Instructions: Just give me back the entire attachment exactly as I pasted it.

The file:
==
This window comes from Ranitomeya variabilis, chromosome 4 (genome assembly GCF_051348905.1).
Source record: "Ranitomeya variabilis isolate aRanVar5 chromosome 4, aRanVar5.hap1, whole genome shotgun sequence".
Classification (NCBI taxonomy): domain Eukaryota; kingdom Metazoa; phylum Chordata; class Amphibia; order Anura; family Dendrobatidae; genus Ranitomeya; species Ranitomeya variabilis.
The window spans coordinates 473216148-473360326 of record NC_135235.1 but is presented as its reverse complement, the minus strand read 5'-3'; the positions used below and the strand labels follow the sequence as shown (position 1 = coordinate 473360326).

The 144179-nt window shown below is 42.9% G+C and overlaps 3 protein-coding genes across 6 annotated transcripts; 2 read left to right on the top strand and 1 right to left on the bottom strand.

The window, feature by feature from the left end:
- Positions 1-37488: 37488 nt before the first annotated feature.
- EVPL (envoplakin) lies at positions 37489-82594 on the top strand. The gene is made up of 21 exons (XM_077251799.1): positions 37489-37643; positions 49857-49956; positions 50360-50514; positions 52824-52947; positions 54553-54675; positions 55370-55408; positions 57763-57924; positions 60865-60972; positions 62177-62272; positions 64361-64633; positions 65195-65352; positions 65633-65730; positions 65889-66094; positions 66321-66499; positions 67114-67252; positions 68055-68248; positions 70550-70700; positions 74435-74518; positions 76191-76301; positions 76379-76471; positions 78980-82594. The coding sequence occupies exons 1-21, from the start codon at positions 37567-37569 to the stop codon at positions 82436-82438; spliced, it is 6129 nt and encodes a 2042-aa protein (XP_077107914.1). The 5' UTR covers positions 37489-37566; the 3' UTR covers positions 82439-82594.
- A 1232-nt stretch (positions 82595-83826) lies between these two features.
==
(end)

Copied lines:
This window comes from Ranitomeya variabilis, chromosome 4 (genome assembly GCF_051348905.1).
Source record: "Ranitomeya variabilis isolate aRanVar5 chromosome 4, aRanVar5.hap1, whole genome shotgun sequence".
Classification (NCBI taxonomy): domain Eukaryota; kingdom Metazoa; phylum Chordata; class Amphibia; order Anura; family Dendrobatidae; genus Ranitomeya; species Ranitomeya variabilis.
The window spans coordinates 473216148-473360326 of record NC_135235.1 but is presented as its reverse complement, the minus strand read 5'-3'; the positions used below and the strand labels follow the sequence as shown (position 1 = coordinate 473360326).

The 144179-nt window shown below is 42.9% G+C and overlaps 3 protein-coding genes across 6 annotated transcripts; 2 read left to right on the top strand and 1 right to left on the bottom strand.

The window, feature by feature from the left end:
- Positions 1-37488: 37488 nt before the first annotated feature.
- EVPL (envoplakin) lies at positions 37489-82594 on the top strand. The gene is made up of 21 exons (XM_077251799.1): positions 37489-37643; positions 49857-49956; positions 50360-50514; positions 52824-52947; positions 54553-54675; positions 55370-55408; positions 57763-57924; positions 60865-60972; positions 62177-62272; positions 64361-64633; positions 65195-65352; positions 65633-65730; positions 65889-66094; positions 66321-66499; positions 67114-67252; positions 68055-68248; positions 70550-70700; positions 74435-74518; positions 76191-76301; positions 76379-76471; positions 78980-82594. The coding sequence occupies exons 1-21, from the start codon at positions 37567-37569 to the stop codon at positions 82436-82438; spliced, it is 6129 nt and encodes a 2042-aa protein (XP_077107914.1). The 5' UTR covers positions 37489-37566; the 3' UTR covers positions 82439-82594.
- A 1232-nt stretch (positions 82595-83826) lies between these two features.